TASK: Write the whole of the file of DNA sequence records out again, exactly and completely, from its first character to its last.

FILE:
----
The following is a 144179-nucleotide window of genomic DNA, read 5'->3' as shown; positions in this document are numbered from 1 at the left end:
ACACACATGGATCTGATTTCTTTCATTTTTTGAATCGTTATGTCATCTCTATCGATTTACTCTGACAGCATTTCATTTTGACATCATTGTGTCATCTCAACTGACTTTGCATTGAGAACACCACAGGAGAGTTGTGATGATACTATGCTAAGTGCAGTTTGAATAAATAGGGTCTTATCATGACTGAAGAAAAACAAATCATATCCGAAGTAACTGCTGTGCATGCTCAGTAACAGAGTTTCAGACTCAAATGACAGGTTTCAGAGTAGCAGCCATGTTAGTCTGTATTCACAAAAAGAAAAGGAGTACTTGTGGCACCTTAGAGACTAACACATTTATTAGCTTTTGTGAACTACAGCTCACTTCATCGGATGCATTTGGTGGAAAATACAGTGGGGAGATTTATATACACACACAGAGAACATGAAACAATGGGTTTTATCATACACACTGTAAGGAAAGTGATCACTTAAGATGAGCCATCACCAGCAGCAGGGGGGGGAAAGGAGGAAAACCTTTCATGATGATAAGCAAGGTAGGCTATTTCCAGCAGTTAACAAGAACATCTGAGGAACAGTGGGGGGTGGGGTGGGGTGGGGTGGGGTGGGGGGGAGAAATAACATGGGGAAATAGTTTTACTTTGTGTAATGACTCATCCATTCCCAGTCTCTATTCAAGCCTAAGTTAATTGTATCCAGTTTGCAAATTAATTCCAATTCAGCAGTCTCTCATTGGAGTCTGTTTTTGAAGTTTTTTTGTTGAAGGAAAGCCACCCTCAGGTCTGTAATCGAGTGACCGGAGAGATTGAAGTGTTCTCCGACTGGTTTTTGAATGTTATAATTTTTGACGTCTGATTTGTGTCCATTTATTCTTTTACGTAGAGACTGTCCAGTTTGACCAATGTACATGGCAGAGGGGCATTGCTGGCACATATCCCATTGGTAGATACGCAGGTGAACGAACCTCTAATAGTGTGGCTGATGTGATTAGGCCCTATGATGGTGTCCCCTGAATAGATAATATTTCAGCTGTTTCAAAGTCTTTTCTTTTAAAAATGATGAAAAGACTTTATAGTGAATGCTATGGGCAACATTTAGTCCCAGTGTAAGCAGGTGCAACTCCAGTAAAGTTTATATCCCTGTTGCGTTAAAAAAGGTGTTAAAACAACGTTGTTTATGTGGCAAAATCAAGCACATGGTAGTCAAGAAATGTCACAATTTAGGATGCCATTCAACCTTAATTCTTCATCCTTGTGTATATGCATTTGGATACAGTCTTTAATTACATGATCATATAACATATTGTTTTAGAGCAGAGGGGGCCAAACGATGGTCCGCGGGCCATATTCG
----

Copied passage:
The following is a 144179-nucleotide window of genomic DNA, read 5'->3' as shown; positions in this document are numbered from 1 at the left end:
ACACACATGGATCTGATTTCTTTCATTTTTTGAATCGTTATGTCATCTCTATCGATTTACTCTGACAGCATTTCATTTTGACATCATTGTGTCATCTCAACTGACTTTGCATTGAGAACACCACAGGAGAGTTGTGATGATACTATGCTAAGTGCAGTTTGAATAAATAGGGTCTTATCATGACTGAAGAAAAACAAATCATATCCGAAGTAACTGCTGTGCATGCTCAGTAACAGAGTTTCAGACTCAAATGACAGGTTTCAGAGTAGCAGCCATGTTAGTCTGTATTCACAAAAAGAAAAGGAGTACTTGTGGCACCTTAGAGACTAACACATTTATTAGCTTTTGTGAACTACAGCTCACTTCATCGGATGCATTTGGTGGAAAATACAGTGGGGAGATTTATATACACACACAGAGAACATGAAACAATGGGTTTTATCATACACACTGTAAGGAAAGTGATCACTTAAGATGAGCCATCACCAGCAGCAGGGGGGGGAAAGGAGGAAAACCTTTCATGATGATAAGCAAGGTAGGCTATTTCCAGCAGTTAACAAGAACATCTGAGGAACAGTGGGGGGTGGGGTGGGGTGGGGTGGGGTGGGGGGGAGAAATAACATGGGGAAATAGTTTTACTTTGTGTAATGACTCATCCATTCCCAGTCTCTATTCAAGCCTAAGTTAATTGTATCCAGTTTGCAAATTAATTCCAATTCAGCAGTCTCTCATTGGAGTCTGTTTTTGAAGTTTTTTTGTTGAAGGAAAGCCACCCTCAGGTCTGTAATCGAGTGACCGGAGAGATTGAAGTGTTCTCCGACTGGTTTTTGAATGTTATAATTTTTGACGTCTGATTTGTGTCCATTTATTCTTTTACGTAGAGACTGTCCAGTTTGACCAATGTACATGGCAGAGGGGCATTGCTGGCACATATCCCATTGGTAGATACGCAGGTGAACGAACCTCTAATAGTGTGGCTGATGTGATTAGGCCCTATGATGGTGTCCCCTGAATAGATAATATTTCAGCTGTTTCAAAGTCTTTTCTTTTAAAAATGATGAAAAGACTTTATAGTGAATGCTATGGGCAACATTTAGTCCCAGTGTAAGCAGGTGCAACTCCAGTAAAGTTTATATCCCTGTTGCGTTAAAAAAGGTGTTAAAACAACGTTGTTTATGTGGCAAAATCAAGCACATGGTAGTCAAGAAATGTCACAATTTAGGATGCCATTCAACCTTAATTCTTCATCCTTGTGTATATGCATTTGGATACAGTCTTTAATTACATGATCATATAACATATTGTTTTAGAGCAGAGGGGGCCAAACGATGGTCCGCGGGCCATATTCG